If you are a runner, walker or hiker you may be familiar with pain along the outside of the knee. Runners in particular can be susceptible to suffering from pain in this area, specifically ITB pain.
ITB stands for Iliotibial Band, which is a strong, thick band of fibrous tissue running from the hip, along the outside of the thigh and into the knee, to the top of the shinbone. The ITB acts a bit like a tendon, helping to transfer force to and from the hip and the outside knee, stabilising the pelvis and helping with posture control.
What Causes ITB Pain?
Running injuries are caused by an imbalance in running volume and tissue capacity – in other words, doing too much too quickly – and ITB knee pain is the same. Often this pain can be related to an increase in training, such as running longer distances, a big race coming up or a change in terrain to what you are used to. It can also occur when there has been a break from training and when starting again, putting too much strain on your legs too soon. This sudden increase in load on your legs can cause damage and pain, regardless of how fit you are aerobically.
The ITB is connected to the lateral femoral condyle, which is one of the projections on the lower extremity of the femur bone in the thigh. It sits on the outside of the knee. When the legs are overloaded, fat tissue that provides padding between the ITB and the lateral femoral condyle is compressed when the knee bends past 30 degrees and the maximum tension in the ITB is reached. The compression of this fat results in pain.
Pain will be felt over the lateral femoral condyle as the knee bends and straightens. Running downhill or on narrow trails makes things worse, as this particular movement places increased load through the ITB. When going downhill, the body is constantly trying to decelerate which puts a lot of pressure on the knees, which will be transferred to the ITB and into the hip.
ITB injuries are pretty persistent and can be difficult to overcome, possibly lingering for months. Runners will rest when the outside of the knee becomes sore and resting will see some improvement in pain levels. However, once they begin running again the pain will return.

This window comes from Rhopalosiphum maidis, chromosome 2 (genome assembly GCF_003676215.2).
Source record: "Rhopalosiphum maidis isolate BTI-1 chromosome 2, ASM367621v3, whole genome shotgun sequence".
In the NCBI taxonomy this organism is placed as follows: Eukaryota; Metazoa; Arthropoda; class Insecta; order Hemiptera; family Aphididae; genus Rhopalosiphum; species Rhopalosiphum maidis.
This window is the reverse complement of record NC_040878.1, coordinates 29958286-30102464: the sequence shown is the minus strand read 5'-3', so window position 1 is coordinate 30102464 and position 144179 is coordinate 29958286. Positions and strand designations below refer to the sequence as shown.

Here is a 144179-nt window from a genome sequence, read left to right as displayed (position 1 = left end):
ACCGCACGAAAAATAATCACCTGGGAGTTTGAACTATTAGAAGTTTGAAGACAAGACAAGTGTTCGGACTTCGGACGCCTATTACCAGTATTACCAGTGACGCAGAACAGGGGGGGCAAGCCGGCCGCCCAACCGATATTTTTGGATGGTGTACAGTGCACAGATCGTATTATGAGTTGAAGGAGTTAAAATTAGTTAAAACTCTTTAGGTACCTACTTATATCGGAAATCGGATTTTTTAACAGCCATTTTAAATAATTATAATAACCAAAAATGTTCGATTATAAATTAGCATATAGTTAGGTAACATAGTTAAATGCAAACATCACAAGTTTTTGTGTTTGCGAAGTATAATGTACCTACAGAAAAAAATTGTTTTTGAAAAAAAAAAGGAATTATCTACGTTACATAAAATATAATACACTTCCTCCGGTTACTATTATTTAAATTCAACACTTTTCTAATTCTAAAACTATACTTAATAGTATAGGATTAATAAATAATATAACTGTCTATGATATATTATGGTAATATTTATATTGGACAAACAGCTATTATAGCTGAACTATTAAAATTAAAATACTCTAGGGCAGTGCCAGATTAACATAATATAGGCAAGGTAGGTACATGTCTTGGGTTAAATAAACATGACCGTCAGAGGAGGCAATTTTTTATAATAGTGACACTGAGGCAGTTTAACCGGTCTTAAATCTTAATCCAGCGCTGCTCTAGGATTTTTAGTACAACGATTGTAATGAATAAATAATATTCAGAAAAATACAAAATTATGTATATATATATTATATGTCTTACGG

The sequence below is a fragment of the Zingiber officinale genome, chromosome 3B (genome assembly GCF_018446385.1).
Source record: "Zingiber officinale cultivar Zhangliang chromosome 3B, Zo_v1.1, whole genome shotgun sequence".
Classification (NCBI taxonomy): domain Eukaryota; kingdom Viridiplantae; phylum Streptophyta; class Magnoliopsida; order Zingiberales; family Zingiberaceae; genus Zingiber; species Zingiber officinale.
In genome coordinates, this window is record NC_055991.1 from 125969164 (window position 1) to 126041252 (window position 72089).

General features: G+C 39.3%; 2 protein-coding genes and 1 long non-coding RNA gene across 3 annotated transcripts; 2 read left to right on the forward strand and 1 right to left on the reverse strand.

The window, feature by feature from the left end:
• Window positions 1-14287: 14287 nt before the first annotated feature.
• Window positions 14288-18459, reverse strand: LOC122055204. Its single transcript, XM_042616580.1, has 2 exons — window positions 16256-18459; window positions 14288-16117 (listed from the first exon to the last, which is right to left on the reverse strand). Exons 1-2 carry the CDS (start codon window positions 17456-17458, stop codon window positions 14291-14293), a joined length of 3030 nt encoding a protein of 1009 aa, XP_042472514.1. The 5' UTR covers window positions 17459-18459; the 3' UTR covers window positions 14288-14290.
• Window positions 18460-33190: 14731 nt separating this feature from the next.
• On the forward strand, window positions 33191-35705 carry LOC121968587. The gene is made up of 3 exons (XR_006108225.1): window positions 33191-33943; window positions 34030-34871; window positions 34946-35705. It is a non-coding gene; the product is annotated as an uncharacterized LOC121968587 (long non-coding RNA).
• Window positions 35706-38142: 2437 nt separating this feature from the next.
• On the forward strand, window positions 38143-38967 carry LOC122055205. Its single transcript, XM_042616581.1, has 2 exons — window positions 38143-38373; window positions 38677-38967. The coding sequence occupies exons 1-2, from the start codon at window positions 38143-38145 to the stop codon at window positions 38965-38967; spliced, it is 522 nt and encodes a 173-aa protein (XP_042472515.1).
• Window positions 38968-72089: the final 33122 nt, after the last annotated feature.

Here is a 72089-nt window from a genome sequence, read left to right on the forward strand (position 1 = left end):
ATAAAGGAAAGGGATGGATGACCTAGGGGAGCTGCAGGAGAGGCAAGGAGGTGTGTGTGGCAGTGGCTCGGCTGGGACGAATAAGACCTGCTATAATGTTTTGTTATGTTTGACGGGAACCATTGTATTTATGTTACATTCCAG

During full rest, legs become deconditioned quite quickly and lose their running capacity. Over time the running capacity can continue to decrease. Undergoing some rehab can really assist runners to keep running, while reducing pain and staying safe. It may involve decreasing distances, adding in some rest days or no longer running downhill or on narrow trails.
Help For ITB Pain
What NOT To Do
Once you start experiencing ITB pain, first it is important to STOP doing the following as they can make the symptoms worse:
Downhill running and walking – this is often the cause of the ITB pain in the first place.
Stretching – stretching the ITB can cause increased compression and make the pain worse. The ITB is only able to lengthen very minimally, so stretching won’t help.
Full rest – unless pain levels are extreme, full rest will result in deconditioning so focus on some running within your tolerance levels.
Rolling the ITB – using a foam roller or similar to try and loosen the ITB will not work like it may on a tight muscle. It is likely to irritate it further as it can increase compression of the fat.
There are a few things that will help get you up and running again.
Safe running levels – as mentioned, don’t stop running completely. Keep running at a level where pain is minimal, and don’t run every day or try interval training. Gradually increase each week. Changing your cadence to using a slightly wider stance may also help.
Improve hip strength – ITB pain will cause a loss of strength in the hip so exercises to build up this area are beneficial. Also improve deficits in the kinetic chain by working on calves and quads. A qualified sports physiotherapist will be able to give you tailored exercises to suit your injury and tolerance.
Uphill running – walking and running uphill is a great way to maintain fitness. Using a treadmill on an incline is a very safe activity while dealing with ITB pain. The uphill movement avoids the compression zone of the knees flexing 30 degrees.
Knee physiotherapy should be considered for assessment and treatment of knee pain, including damage to the ITB. Sports physiotherapists can confirm that your pain is caused by ITB compression and will be able to create a specific treatment plan so you stay safe but active while recovering. The team at Melbourne Sports Physiotherapy are experts in knee and leg injuries and are dedicated to get you moving pain-free as quickly as possible.